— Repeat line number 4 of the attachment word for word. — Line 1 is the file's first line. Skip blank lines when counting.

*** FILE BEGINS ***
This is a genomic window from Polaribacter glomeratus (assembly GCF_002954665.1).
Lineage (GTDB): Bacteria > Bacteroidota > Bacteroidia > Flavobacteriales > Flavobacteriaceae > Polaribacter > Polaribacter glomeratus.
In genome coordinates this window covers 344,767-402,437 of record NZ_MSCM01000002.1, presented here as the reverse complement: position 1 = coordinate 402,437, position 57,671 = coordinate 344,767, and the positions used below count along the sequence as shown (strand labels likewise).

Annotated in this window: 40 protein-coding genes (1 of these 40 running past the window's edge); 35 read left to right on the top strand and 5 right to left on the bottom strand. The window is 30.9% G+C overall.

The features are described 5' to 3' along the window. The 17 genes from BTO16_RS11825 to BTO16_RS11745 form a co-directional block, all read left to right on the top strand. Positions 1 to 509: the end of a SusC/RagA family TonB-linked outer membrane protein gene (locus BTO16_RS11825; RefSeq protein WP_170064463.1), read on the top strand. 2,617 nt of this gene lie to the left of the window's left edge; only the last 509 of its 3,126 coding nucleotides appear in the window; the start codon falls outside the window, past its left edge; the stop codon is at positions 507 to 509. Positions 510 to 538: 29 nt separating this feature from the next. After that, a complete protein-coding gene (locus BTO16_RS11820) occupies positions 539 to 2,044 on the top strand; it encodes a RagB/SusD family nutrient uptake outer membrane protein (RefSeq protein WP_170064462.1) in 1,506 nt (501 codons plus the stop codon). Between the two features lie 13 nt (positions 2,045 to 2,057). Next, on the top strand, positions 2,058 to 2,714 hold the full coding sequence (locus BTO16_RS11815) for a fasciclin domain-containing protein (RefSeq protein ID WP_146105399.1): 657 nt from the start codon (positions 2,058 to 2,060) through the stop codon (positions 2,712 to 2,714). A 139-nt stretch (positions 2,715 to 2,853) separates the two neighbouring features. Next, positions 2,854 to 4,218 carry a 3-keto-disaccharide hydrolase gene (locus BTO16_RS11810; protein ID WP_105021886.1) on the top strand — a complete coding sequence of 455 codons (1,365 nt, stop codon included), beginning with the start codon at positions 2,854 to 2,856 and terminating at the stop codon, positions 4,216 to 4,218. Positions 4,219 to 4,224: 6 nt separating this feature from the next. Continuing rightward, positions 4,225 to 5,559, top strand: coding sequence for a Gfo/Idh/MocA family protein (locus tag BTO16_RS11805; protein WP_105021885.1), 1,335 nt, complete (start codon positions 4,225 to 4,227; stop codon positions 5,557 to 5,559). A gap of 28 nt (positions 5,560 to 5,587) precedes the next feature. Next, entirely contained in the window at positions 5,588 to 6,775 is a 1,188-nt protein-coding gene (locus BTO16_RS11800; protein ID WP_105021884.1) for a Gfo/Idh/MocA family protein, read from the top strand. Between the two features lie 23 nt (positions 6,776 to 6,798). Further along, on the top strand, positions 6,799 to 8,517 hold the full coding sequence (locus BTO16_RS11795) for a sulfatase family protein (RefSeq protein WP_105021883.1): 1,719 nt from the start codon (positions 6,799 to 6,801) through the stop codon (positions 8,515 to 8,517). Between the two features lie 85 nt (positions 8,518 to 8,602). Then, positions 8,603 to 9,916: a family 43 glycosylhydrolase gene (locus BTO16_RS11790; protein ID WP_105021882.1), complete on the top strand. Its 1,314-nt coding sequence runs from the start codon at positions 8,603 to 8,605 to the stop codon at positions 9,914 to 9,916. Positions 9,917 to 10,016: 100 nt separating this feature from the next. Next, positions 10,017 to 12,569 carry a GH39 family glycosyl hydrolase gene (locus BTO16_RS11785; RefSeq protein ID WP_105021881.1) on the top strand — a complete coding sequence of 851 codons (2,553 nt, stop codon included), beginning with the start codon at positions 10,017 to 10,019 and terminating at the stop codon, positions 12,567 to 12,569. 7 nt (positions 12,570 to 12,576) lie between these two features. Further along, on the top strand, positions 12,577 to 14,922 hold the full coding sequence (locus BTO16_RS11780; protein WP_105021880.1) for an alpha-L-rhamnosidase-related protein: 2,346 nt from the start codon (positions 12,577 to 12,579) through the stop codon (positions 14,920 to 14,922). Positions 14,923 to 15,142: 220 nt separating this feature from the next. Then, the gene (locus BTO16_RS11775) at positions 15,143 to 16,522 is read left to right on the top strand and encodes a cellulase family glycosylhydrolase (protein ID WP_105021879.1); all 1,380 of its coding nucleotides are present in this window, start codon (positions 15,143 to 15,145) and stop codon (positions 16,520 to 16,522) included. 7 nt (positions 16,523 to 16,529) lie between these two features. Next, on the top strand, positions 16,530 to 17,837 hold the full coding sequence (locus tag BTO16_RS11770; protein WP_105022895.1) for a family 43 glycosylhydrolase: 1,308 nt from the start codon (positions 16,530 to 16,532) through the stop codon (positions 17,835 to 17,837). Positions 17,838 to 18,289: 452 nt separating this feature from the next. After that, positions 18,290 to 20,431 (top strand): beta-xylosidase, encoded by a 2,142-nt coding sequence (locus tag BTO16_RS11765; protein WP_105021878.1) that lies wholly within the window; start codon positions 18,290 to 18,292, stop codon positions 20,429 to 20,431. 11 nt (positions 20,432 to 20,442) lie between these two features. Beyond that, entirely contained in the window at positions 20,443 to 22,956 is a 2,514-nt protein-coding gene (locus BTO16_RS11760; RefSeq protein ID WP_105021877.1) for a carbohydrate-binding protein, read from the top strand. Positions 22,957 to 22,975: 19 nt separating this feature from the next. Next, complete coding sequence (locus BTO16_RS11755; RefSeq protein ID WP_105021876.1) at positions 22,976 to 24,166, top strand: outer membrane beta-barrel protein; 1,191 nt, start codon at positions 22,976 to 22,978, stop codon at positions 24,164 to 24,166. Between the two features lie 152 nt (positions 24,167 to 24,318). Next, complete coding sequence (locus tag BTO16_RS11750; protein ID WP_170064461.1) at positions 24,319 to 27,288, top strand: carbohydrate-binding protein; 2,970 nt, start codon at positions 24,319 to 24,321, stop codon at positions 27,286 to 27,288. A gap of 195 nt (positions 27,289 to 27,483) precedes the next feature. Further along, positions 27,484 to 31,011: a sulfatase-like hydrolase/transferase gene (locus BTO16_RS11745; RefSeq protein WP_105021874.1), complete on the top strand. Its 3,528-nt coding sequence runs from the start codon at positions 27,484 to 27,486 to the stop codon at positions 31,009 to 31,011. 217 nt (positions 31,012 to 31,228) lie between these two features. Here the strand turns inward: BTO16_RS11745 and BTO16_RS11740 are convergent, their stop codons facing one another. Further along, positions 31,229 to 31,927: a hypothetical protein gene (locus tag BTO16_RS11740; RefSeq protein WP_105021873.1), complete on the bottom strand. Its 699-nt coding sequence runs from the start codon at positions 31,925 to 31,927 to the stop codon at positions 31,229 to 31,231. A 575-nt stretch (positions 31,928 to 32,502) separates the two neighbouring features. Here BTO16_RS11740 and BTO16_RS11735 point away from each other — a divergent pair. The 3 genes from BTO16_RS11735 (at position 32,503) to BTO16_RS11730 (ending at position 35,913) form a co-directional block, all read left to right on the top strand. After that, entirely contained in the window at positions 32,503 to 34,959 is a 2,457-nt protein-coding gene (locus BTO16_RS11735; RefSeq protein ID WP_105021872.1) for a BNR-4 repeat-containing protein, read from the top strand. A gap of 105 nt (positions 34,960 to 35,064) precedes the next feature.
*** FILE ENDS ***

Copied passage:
Annotated in this window: 40 protein-coding genes (1 of these 40 running past the window's edge); 35 read left to right on the top strand and 5 right to left on the bottom strand. The window is 30.9% G+C overall.